Perhaps I shouldn't be surprised that women are still experiencing major "firsts." I admit that I come and go from the land of feminism. I want equality, and I'm willing to argue over it and I believe I'm willing to fight for it, too, but most of the time I feel like the world is working well enough for me.

In my most cynical moments this week, I wondered if we weren't better off in the days of overt, rampant sexism, a la Mad Men, because at least then we knew what we were up against. At least then sexism didn't sneak up on you like a mosquito--just when you think you imagined the buzzing, there comes the welt. I don't really believe that women were better off before, but I hate that blind-sided feeling when I stumble on problems I should’ve been aware of all along, I just didn't see them.

Friday, March 12, 2010

Friday Forum: From Our Mothers

Continuing our Friday Forums themed for Women's History Month, we want to know what are some of the traditions amongst the women in your family?

Do you and your sisters make annual trips? Is there some jewelry or clothing that has been passed down through the women in your family? We'd love to hear how your family history is kept alive through the women in your family.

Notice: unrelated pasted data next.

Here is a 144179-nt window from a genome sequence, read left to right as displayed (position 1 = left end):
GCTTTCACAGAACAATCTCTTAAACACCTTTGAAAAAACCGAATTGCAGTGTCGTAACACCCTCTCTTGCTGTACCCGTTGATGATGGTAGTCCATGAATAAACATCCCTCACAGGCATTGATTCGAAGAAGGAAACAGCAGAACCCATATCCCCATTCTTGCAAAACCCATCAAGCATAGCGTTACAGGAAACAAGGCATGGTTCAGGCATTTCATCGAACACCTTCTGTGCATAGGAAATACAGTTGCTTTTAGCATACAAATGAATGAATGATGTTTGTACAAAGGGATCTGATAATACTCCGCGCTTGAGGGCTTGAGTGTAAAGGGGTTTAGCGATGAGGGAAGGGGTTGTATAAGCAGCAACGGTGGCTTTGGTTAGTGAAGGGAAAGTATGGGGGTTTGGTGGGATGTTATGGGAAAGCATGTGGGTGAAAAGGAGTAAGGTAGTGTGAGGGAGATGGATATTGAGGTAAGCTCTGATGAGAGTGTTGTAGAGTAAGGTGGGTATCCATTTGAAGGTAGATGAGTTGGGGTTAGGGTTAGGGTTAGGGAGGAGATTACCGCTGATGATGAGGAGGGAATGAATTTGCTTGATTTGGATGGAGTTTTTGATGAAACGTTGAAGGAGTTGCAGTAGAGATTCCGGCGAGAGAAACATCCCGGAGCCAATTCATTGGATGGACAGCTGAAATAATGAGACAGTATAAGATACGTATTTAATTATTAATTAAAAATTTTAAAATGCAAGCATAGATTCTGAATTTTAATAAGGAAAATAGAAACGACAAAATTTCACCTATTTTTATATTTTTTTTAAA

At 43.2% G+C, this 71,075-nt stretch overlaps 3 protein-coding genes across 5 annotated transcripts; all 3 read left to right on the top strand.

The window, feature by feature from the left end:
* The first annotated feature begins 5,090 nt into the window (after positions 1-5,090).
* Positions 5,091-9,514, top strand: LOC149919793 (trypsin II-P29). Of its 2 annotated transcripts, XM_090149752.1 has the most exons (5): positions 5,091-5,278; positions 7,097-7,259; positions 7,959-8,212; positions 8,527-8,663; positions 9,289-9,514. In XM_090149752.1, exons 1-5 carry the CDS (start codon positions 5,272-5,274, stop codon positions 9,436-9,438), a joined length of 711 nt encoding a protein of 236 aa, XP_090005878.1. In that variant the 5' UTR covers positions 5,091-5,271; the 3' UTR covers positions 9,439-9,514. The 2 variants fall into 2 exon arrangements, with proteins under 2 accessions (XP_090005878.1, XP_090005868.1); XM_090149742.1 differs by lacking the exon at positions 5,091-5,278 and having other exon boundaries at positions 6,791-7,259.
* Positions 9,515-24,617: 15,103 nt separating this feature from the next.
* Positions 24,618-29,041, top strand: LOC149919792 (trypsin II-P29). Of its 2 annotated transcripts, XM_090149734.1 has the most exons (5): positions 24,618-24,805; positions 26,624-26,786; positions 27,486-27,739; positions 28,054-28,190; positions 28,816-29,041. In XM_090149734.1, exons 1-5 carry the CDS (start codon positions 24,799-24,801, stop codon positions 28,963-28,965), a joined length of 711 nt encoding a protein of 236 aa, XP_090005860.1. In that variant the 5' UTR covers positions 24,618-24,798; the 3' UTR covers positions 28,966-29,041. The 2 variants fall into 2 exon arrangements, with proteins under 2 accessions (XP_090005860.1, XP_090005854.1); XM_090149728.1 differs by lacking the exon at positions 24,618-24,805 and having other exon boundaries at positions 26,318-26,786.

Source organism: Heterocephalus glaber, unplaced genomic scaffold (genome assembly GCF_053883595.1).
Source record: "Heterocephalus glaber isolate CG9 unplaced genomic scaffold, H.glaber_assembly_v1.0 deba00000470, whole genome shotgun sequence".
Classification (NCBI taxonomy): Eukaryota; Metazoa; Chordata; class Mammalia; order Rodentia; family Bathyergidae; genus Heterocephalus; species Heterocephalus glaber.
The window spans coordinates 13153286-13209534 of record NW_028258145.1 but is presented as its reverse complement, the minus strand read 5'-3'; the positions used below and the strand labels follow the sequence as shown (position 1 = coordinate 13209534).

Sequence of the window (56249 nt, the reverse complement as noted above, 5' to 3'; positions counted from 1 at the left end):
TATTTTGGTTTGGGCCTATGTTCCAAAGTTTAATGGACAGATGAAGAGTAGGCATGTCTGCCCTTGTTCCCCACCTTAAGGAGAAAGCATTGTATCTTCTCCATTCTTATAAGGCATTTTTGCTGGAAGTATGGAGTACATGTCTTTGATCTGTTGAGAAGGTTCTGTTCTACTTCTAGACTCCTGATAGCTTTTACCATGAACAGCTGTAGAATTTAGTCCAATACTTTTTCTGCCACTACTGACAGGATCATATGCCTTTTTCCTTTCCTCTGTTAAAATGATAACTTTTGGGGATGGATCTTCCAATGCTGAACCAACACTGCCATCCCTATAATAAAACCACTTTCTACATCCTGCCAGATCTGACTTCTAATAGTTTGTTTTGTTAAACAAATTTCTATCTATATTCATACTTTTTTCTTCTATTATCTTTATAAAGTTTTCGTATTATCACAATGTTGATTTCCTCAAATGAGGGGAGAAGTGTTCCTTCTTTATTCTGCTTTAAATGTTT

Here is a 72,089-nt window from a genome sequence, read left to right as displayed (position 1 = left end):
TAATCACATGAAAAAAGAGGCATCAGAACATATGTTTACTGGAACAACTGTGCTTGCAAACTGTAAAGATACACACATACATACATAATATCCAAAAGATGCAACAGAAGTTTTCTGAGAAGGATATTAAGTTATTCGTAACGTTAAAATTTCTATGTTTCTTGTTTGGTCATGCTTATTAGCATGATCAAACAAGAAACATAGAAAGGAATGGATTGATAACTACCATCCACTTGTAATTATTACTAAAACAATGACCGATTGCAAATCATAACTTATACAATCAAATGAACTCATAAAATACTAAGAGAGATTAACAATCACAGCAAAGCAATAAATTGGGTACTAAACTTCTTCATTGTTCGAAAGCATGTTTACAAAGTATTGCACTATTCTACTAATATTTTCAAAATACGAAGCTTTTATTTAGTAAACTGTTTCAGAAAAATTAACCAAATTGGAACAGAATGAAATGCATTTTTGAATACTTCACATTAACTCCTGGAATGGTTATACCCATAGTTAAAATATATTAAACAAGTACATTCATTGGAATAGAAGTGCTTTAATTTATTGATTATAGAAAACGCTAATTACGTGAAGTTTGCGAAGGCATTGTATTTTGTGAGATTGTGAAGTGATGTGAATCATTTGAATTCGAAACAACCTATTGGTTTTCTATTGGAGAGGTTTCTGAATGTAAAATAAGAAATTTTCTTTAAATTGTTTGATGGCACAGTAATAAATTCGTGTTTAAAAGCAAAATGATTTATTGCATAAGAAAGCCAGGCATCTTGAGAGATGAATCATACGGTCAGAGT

Thursday, March 11, 2010

Money Makes the World Go Round

CHICKS ROCK! is happy to have Kristina back as a guest blogger this week:

Kristina Leonardi is the founder of The Women’s Mosaic. She is a career/life path consultant, speaker, seminar leader and expert in the areas of women, diversity and personal growth.

Join her for TWM's Visioning Workshop next Saturday, March 20. You can also check out her series, Thursdays at Three for weekly inspiration.

Artists and musicians do it. Actors and writers do it. Designers do it. Nonprofits and entrepreneurs do it. To some extent, we all do it. We strive to maintain our authenticity, creativity and vision of who we are and what we want to express in the world while trying to earn a living in it.

Last week I attended a lovely event hosted by In Good Company highlighting the journey of fashion designer Selia Yang. She reinforced once again that for successful creative types, every decision cannot always be 100% creative - to truly exist and thrive, you must understand and often defer to the financial/commercial aspect.